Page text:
Laozao is a popular dessert in China, often consumed during Lunar New Year. We asked food influencer Dianxi Xiaoge, who makes it herself at home, to show us how it’s done.
What happens when you combine sticky rice with yeast? You get a sweet boozy snack called laozao 醪糟, a popular dessert in China.
Also called jiuniang 酒酿 (jiu meaning alcohol), the dish is a sweet soup made when steamed sticky rice is packed in a tight jar with yeast.
After about a week, the mixture starts to produce a sweet rice wine, which can then be used to flavor a variety of dishes—including steamed buns, pork, and pumpkin—or consumed by itself with the rice and other toppings.
The fermentation process that leads to laozao is the same one that produces other rice-based liquors such as Japanese sake and Korean makgeolli.
We learned about this dish when we visited the home of Dianxi Xiaoge, a Chinese food influencer with over 11 million followers worldwide.
She had a batch of rice wine ready for us and cooked it over an open fire with brown sugar, dates, goji berries, and two poached eggs.
The result was sweet, nutty soup that, according to her, is a Lunar New Year must for people in her village in southwestern Yunnan Province.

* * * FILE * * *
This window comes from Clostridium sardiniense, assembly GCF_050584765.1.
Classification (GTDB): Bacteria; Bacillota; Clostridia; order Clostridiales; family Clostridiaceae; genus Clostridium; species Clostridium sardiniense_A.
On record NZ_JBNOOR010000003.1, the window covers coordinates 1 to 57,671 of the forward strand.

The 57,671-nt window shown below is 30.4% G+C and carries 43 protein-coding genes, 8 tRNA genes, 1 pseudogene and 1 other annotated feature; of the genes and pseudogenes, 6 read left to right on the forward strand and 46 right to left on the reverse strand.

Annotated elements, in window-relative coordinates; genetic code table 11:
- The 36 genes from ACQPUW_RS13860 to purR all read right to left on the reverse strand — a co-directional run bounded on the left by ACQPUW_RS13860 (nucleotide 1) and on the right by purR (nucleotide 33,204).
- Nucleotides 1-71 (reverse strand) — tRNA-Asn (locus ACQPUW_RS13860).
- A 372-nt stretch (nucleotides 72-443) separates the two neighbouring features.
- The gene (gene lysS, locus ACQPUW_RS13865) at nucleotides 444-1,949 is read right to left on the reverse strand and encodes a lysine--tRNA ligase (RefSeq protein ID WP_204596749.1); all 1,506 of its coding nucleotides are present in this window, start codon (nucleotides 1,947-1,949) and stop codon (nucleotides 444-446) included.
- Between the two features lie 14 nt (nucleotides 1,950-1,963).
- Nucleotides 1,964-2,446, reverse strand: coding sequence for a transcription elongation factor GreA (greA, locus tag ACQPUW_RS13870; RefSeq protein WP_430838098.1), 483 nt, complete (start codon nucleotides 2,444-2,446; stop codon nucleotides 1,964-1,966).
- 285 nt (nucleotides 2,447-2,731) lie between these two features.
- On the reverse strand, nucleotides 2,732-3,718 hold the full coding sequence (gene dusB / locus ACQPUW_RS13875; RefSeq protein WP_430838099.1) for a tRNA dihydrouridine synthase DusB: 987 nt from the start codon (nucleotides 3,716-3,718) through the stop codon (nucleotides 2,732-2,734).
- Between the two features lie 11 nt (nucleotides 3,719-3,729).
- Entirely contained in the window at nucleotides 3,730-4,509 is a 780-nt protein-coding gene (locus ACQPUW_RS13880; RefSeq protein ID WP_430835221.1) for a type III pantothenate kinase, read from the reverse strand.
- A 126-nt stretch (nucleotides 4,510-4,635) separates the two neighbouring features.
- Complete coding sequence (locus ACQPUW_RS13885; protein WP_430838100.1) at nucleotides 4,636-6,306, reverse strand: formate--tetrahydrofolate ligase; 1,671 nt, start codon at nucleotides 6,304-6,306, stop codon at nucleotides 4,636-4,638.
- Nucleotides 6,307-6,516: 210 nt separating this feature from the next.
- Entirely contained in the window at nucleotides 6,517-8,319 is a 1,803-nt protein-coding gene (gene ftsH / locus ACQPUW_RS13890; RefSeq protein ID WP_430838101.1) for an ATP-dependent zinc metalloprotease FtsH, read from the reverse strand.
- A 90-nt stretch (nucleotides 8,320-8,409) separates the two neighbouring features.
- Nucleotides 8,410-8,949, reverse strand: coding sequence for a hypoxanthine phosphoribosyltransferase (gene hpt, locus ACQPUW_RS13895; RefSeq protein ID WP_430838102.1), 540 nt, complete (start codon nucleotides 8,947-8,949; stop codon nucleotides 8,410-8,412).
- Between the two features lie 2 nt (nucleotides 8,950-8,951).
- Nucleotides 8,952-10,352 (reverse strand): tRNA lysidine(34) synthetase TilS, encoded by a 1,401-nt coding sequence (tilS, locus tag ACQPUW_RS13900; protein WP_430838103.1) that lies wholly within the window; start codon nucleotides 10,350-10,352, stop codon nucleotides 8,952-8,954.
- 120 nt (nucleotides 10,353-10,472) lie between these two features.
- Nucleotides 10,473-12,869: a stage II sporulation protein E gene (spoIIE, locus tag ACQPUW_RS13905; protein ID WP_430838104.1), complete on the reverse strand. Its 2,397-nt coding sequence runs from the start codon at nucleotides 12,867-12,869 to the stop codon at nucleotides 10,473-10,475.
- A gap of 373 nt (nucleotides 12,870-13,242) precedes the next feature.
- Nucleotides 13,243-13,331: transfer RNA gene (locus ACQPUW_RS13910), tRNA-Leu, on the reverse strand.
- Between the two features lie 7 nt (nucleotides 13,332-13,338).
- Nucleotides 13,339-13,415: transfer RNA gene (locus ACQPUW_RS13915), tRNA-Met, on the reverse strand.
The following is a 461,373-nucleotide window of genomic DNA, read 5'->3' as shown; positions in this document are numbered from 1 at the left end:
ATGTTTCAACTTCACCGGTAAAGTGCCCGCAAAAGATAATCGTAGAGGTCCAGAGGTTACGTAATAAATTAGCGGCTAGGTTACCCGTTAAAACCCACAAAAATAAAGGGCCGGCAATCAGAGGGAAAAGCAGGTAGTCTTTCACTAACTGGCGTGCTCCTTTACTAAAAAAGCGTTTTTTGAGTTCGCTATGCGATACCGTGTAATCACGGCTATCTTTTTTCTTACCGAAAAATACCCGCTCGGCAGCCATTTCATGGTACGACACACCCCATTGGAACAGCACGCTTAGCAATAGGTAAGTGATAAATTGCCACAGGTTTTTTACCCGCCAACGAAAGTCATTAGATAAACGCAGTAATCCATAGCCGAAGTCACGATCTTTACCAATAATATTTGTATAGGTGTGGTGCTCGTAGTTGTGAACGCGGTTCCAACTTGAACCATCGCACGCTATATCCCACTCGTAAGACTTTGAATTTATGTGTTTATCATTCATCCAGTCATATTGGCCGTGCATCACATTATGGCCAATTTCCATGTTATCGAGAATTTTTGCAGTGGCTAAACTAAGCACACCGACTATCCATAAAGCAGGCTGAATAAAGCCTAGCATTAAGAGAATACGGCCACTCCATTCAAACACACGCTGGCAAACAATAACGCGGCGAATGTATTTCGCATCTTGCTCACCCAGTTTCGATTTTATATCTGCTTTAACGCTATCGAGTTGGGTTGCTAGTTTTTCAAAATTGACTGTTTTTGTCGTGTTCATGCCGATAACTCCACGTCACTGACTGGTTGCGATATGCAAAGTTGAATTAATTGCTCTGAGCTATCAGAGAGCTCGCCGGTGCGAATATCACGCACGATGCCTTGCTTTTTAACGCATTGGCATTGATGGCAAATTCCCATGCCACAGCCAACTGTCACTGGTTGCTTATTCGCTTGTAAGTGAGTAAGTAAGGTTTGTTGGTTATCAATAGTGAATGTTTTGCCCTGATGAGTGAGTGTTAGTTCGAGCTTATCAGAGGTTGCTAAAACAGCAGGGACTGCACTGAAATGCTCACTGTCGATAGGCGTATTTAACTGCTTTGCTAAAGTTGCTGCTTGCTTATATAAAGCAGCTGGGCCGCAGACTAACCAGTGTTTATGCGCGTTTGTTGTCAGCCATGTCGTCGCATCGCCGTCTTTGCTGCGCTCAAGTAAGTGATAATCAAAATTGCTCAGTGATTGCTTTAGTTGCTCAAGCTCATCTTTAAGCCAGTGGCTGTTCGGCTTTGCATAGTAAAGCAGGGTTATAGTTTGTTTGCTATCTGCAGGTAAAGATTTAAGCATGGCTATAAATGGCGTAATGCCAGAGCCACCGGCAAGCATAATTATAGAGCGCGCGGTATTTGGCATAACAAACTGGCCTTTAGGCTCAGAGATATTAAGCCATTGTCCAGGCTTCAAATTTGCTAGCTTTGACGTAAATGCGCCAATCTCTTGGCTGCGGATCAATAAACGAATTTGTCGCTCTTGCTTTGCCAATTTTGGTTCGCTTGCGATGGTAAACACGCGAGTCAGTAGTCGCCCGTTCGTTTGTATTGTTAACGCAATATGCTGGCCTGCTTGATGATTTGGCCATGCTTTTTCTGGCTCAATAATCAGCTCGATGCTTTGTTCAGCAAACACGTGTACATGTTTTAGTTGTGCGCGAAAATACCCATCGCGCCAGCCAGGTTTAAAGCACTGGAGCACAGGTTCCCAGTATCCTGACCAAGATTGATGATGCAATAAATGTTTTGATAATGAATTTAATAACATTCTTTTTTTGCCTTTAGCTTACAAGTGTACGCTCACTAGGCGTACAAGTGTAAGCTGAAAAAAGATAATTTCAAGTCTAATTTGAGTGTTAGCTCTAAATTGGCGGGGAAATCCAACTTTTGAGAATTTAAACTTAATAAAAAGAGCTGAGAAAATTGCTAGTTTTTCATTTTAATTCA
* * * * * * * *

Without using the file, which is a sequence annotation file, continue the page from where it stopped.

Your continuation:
Here’s the recipe for the laozao base (whatever else you put in it is up to you). This recipe is part of a six-part collaboration with Dianxi Xiaoge where she shows us how to make her most iconic dishes. Stay tuned for more!
- 5 cups of glutinous rice
- 10 grams of sweet wine yeast
- 1 cup of water
- Wash the glutinous rice, and then soak for at least five hours. Make sure there is at least two inches of water on top of the rice.
- Filter out the water, and then steam the rice for 20 to 30 minutes in a steamer. Let the rice cool down to room temperature.
- Combine yeast and water in a cup and mix thoroughly. Add the mixture to the rice, using your fingers to mix it all together and separate the rice kernels from each other.
- Ladle the rice into a mason jar and pack it tightly. Poke a thumb-sized hole in the middle.
- Seal the jar tightly, and set aside for about five days (10 days during the winter). You’ll find the filled with sweet rice wine. Enjoy!